The Kia Sportage was into its third overhaul in 2012, including a major facelift and a larger four-cylinder engine.
The first generation of Sportage, introduced to North America in 1993, had a less than stellar reputation. Despite featuring body-on-frame construction, with significant engineering input from Mazda, its various shortcomings almost finished Kia’s foray into SUV territory before it really got started.
But after dropping it from its lineup for a couple of years, the Korean company persevered and hit the ground running in 2011-2012.
For a base price of just under $22,000 in 2012, you got a reasonably well-turned-out vehicle, with most of the bases covered. Standard equipment includes a manual six-speed transmission, power windows/door locks, cruise control, tilt steering, power side mirrors and four-wheel anti-lock disc brakes. A six-speed automatic transmission is optional.
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The base engine is a 2.4-litre four-cylinder that developed 176 horsepower. You can also choose from front-wheel or all-wheel drive. Other extras include air conditioning, Sirius satellite radio, a power sunroof, leather interior, heated front seats, remote keyless entry, heated outside mirrors and roof rails.
With a front-wheel-drive bias, the all-wheel system sends power to the back wheels via an electronic differential. All things considered, this four-cylinder engine can be a little underpowered and a tad on the buzzy side – especially on the highway. That said, it delivers considerably better fuel economy than its predecessors.
This iteration of the Sportage sits five adults in relative comfort, and if you fold down the 60-40 back seat, you get a reasonably flat floor with 1,546 litres of storage room. One nice touch here: the headrests stay put when you lower the back seats, and the bottom cushion slides ahead automatically to accommodate the folded seat-back.
By comparison, Kia’s Rondo of this vintage offers 2,083 litres of storage area, while the Honda CR-V is good for 2,064 litres and the Toyota RAV4 has 2,074 litres. And in terms of overall storage capacity, the ’12 Sportage is almost in a dead heat with the Mazda Tribute.
There are a few recalls on file for this year of the Sportage from Transport Canada and the National Highway Traffic Safety Administration (NHTSA) in the U.S. These seem to be mainly regarding the engine: premature bearing wear, cooling issues, fuel leaks, oil leaks and even a potential engine fire are among the problems reported.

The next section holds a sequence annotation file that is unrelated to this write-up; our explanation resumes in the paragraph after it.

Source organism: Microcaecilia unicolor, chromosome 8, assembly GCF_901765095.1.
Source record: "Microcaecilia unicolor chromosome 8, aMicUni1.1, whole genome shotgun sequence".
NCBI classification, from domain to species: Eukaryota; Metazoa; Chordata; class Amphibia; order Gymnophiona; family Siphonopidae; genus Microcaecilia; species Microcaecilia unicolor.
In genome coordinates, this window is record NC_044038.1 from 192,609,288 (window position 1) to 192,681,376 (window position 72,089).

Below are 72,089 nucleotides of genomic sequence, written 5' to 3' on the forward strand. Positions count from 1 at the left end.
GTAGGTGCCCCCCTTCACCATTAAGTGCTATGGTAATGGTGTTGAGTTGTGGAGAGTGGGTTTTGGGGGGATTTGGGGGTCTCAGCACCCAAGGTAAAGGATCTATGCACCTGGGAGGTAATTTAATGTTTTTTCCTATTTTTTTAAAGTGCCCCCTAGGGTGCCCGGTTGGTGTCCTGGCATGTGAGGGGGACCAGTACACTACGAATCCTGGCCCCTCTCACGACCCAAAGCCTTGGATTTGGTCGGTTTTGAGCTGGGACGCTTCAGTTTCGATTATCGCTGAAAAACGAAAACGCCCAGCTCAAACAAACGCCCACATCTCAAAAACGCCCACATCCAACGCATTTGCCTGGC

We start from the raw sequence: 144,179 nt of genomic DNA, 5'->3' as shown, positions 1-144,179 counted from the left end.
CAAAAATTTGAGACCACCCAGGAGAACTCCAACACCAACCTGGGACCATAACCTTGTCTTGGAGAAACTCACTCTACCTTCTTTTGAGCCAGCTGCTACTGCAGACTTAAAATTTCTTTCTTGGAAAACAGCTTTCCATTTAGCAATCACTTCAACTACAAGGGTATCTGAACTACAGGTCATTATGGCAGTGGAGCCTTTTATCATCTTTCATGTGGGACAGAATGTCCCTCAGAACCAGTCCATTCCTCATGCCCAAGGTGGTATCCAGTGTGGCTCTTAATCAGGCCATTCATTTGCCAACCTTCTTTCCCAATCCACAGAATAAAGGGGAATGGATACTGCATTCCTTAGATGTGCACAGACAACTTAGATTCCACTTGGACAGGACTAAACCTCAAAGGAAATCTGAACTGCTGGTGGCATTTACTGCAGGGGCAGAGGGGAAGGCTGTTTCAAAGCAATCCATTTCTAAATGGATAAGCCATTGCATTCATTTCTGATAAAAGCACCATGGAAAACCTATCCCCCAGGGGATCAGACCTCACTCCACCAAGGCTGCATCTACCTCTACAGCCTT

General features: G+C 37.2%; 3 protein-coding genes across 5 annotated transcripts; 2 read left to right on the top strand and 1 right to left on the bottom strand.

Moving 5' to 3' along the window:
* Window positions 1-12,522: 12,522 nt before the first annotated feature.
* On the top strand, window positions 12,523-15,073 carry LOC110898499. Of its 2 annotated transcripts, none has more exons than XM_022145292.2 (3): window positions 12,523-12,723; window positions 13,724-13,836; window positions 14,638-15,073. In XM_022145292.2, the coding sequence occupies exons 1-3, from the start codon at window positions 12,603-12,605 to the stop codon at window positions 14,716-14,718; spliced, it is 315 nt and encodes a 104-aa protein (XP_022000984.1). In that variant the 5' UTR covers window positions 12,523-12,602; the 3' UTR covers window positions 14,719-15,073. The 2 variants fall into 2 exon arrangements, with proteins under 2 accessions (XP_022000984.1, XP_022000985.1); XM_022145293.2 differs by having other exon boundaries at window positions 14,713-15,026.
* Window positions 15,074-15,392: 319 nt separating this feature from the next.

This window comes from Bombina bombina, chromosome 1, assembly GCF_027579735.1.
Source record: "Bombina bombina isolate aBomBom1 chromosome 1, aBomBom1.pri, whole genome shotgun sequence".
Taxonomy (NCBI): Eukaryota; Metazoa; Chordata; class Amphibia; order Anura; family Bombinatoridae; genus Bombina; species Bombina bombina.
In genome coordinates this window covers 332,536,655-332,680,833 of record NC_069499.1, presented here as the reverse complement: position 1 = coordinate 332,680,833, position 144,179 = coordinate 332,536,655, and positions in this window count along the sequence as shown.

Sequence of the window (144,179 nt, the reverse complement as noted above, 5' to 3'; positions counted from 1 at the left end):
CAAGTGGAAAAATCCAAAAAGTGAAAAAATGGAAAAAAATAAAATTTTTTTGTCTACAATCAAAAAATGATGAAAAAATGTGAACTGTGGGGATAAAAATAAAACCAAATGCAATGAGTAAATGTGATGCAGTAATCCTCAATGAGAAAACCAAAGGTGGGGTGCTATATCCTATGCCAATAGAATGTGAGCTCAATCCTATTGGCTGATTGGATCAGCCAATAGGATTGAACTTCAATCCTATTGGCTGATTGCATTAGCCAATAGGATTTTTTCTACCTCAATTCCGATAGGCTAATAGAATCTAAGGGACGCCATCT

The 2012 Sportage does quite well in crash test results. According to NHTSA, it rates five stars for front and side-impact crashes but slightly less for rollover protection. The Insurance Institute for Highway Safety in the States isn’t quite as positive, rating it “acceptable” in an offset crash situation.
Consumer Reports is lukewarm about this generation of the Sportage. Still, it rates it reasonably well in most categories. Exceptions include the climate control system, brakes, engine reliability, and exterior paint and trim.
Despite the fact that the ’12 version gets an “average” used car prediction, CR gives this generation of the Sportage its “good bet” designation and rates it about average for reliability.
Some comments to CR from owners:
- “my wife loves it”;
- “poor gas mileage compared to engine size”;
- “the ride is not nearly as smooth as our Outback.”
It should be noted that the 2012 version of the Sportage was essentially identical to the ’11.
Prices for this vintage of the Sportage range from the low-teens to just under $20,000 for a fully-loaded LX. The addition of all-wheel drive adds $500 to $1,000 to the price.
2012 Kia Sportage
Original base price: $21,995
Engine: 2.4-litre four-cylinder
Horsepower: 176 at 6,000 rpm
Torque: 168 foot pounds at 4,000 rpm|
Transmission: six-speed manual or six-speed automatic
Fuel economy (litres/100 km): 9.4 city and 6.4 highway, with regular gas
Some alternatives: Honda CR-V, Nissan Rogue, Mazda CX-7, Toyota RAV4, Ford Escape, Suzuki Grand Vitara, Chevrolet Equinox, Hyundai Tucson, Mitsubishi Outlander, Mitsubishi RVR
Ted Laturnus has been an automotive journalist since 1976. He was named Canadian Automobile Journalist of the Year twice and is past president of the Automobile Journalists Association of Canada (AJAC). For interview requests, click here.
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